Book Talk: I Know Why the Caged Bird Sings by Maya Angelou
By Mehr Sohal
I Know Why the Caged Bird Sings by Maya Angelou is one of those timeless pieces of literature that most have heard about, if not read. Of course it has been talked about on several occasions over the years, but here am I talking about it again...cause how can one not?
I read this book in the summer of 2020, and I've been wanting to write about it since then. Along with being timeless, Angelou's work is the type you want to "suck out all the marrow (get the Dead Poets Society reference?)" of each word, phrase, and sentence to ensure it doesn't leave your mind.
While the novel can't be classified into one particular genre, it is autobiographical in nature as it follows the life of young Maya, also known as Marguerite, from the ages of three to sixteen. It is astounding that Angelou could write with such detail and precision – enough to fill 309 pages – on a time period that accounts for only around 15% of her entire life. However, while only chronicling a mere thirteen years, they were arguably the most traumatic years in Angelou's life. The thread of trauma started as early as the age of eight, when Maya was molested and raped by her mother's boyfriend, Mr. Freeman. Being too young to even understand what happened to her, this abuse left a scarring impact; especially emotionally. The thread continued on with racism, abandonment, and a negligent father, amongst others.
Continuing on with the trauma that embedded young Maya's life, this novel explores the harrowing impact of it on an innocent child. When at the age of eight Maya is asked in court if she was raped, her response is "no". She feared her family would be disappointed in her, thinking the abuse was her fault, instead of the perpetrator. Her guilt manifests itself to the point where she thinks her words are deadly– "just my breath, carrying my words out, might poison people and they'd curl up and die". And so, Maya decides, "I had to stop talking" for the safety of her family and most importantly her brother, Bailey. Oddly, the notion of childhood trauma leading to selective mutism is also explored in God of Small Things in Arundhati Roy.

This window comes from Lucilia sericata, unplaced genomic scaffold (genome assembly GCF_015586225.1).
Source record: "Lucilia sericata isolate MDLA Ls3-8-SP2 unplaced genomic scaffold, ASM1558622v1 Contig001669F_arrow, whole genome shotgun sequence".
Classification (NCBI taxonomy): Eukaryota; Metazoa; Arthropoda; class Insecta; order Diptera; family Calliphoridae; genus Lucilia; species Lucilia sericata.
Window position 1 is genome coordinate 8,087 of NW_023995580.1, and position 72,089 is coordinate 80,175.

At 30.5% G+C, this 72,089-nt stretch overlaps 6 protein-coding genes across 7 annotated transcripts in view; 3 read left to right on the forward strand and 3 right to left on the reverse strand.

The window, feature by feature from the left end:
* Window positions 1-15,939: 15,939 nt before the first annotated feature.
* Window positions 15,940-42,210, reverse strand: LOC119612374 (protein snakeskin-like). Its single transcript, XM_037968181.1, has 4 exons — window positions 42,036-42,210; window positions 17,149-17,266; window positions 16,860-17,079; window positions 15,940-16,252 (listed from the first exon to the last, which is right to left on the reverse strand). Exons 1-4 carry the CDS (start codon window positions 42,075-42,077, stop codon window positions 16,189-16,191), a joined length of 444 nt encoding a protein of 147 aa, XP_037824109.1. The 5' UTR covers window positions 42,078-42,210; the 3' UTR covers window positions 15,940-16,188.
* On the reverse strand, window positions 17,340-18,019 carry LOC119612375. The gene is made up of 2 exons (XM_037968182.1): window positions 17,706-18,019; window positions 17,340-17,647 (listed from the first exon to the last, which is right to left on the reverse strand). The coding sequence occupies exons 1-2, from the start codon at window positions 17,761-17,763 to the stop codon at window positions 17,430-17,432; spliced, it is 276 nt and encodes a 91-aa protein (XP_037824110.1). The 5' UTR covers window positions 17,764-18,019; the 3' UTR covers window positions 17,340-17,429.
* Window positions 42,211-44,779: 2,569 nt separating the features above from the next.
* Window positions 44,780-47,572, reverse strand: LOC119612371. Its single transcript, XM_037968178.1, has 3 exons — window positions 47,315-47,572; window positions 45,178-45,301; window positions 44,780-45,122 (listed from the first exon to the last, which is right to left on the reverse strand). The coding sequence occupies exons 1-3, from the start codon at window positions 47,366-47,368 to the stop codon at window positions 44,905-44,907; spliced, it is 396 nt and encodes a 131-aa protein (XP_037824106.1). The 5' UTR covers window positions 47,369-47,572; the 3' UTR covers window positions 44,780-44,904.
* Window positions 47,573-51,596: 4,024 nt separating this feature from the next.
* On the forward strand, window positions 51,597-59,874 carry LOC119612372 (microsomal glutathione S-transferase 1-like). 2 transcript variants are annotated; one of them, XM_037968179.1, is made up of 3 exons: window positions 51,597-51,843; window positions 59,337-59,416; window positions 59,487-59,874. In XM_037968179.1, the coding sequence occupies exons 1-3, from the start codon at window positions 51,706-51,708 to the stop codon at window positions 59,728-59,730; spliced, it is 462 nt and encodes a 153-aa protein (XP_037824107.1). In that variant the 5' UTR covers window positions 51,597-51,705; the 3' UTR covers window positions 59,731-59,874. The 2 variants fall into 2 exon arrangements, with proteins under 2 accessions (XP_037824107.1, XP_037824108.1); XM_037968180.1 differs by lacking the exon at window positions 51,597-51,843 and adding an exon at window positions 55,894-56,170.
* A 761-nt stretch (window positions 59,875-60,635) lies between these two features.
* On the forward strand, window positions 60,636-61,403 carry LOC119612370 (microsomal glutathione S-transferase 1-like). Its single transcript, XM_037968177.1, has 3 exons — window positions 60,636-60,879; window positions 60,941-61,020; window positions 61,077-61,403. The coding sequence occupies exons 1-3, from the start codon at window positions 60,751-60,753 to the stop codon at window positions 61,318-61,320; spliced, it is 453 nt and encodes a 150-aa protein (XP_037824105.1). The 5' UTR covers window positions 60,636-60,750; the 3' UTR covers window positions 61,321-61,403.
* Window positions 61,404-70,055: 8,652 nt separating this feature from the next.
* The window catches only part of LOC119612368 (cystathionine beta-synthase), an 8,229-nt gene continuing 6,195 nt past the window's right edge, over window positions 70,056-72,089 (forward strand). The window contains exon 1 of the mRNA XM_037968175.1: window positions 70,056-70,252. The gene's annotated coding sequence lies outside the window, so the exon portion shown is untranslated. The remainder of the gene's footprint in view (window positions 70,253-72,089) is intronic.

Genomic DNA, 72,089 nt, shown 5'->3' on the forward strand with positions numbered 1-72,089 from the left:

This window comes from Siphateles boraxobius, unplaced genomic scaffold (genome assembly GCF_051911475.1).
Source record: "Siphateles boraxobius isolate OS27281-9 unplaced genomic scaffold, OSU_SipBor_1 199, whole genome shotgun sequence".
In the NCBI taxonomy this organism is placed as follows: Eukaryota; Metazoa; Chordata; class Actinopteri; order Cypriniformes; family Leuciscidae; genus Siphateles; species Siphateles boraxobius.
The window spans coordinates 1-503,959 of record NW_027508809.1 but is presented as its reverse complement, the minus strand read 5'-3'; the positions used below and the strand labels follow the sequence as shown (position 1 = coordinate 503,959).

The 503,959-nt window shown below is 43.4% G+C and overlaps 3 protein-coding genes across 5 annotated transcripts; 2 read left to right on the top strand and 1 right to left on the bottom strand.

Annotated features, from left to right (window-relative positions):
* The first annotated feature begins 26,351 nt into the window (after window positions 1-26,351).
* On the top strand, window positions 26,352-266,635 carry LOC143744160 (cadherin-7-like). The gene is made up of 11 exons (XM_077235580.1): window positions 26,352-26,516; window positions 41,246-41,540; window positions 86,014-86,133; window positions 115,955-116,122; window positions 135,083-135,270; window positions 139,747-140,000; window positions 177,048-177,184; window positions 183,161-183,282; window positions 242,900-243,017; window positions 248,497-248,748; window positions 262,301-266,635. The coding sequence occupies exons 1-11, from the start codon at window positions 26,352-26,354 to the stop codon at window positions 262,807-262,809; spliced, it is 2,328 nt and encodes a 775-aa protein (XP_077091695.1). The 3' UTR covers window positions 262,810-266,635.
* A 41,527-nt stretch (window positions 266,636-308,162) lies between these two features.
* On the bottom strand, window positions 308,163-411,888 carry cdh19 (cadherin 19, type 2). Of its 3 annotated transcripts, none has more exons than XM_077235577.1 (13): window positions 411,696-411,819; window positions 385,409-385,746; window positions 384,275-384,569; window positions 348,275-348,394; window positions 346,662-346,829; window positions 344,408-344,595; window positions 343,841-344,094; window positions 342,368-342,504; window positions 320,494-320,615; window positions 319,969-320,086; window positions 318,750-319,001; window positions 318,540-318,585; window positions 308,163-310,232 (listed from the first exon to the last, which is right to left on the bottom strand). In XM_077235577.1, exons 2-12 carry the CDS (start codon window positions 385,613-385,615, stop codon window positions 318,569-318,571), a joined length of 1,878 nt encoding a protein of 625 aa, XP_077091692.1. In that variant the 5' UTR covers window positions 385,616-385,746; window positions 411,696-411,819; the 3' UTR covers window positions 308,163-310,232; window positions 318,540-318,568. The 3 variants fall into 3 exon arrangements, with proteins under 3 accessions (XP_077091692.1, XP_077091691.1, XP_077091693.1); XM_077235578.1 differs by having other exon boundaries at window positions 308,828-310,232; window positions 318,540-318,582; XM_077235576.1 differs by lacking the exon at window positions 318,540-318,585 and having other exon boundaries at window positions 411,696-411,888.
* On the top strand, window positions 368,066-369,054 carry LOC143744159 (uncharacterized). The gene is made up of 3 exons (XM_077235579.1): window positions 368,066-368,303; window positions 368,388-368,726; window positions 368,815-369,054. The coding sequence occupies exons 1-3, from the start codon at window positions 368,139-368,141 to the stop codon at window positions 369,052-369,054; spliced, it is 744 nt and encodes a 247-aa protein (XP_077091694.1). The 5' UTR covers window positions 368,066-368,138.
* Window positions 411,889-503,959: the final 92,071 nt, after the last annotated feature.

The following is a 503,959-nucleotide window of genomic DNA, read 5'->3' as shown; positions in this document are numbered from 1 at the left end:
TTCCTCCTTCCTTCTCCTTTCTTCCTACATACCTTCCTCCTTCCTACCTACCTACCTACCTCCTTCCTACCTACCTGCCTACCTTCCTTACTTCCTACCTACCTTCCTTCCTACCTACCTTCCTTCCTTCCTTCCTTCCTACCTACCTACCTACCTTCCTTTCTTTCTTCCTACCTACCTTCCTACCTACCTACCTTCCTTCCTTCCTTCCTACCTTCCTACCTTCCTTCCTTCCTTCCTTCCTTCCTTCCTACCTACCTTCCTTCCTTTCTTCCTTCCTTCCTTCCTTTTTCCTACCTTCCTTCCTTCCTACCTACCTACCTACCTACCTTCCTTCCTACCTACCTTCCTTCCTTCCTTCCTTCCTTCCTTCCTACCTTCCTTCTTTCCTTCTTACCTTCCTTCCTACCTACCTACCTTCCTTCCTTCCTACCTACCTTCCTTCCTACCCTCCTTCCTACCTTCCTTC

However, more than trauma, I believe this book is about resilience. Despite everything that life threw at her, the "caged bird" pulled through. Eventually, she develops the strength to talk, and over the years she acquires values of self-sufficiency, courage, and confidence. For instance, as a teenager Maya juggled an unplanned pregnancy, schoolwork, and working at a railway as a conductor gracefully without help from anyone. In fact, she became the first African American streetcar conductor in San Francisco! In my opinion, the whole novel is emblematic of hope.
I would strongly urge everyone to read this novel, it truly shows that everyone is worthy of and deserves love, happiness, and an important place in this world.
The title of this novel inspired Angelou's 1983 poem 'I Know Why the Caged Bird Sings' that portrays the idea that only the caged can sing of freedom.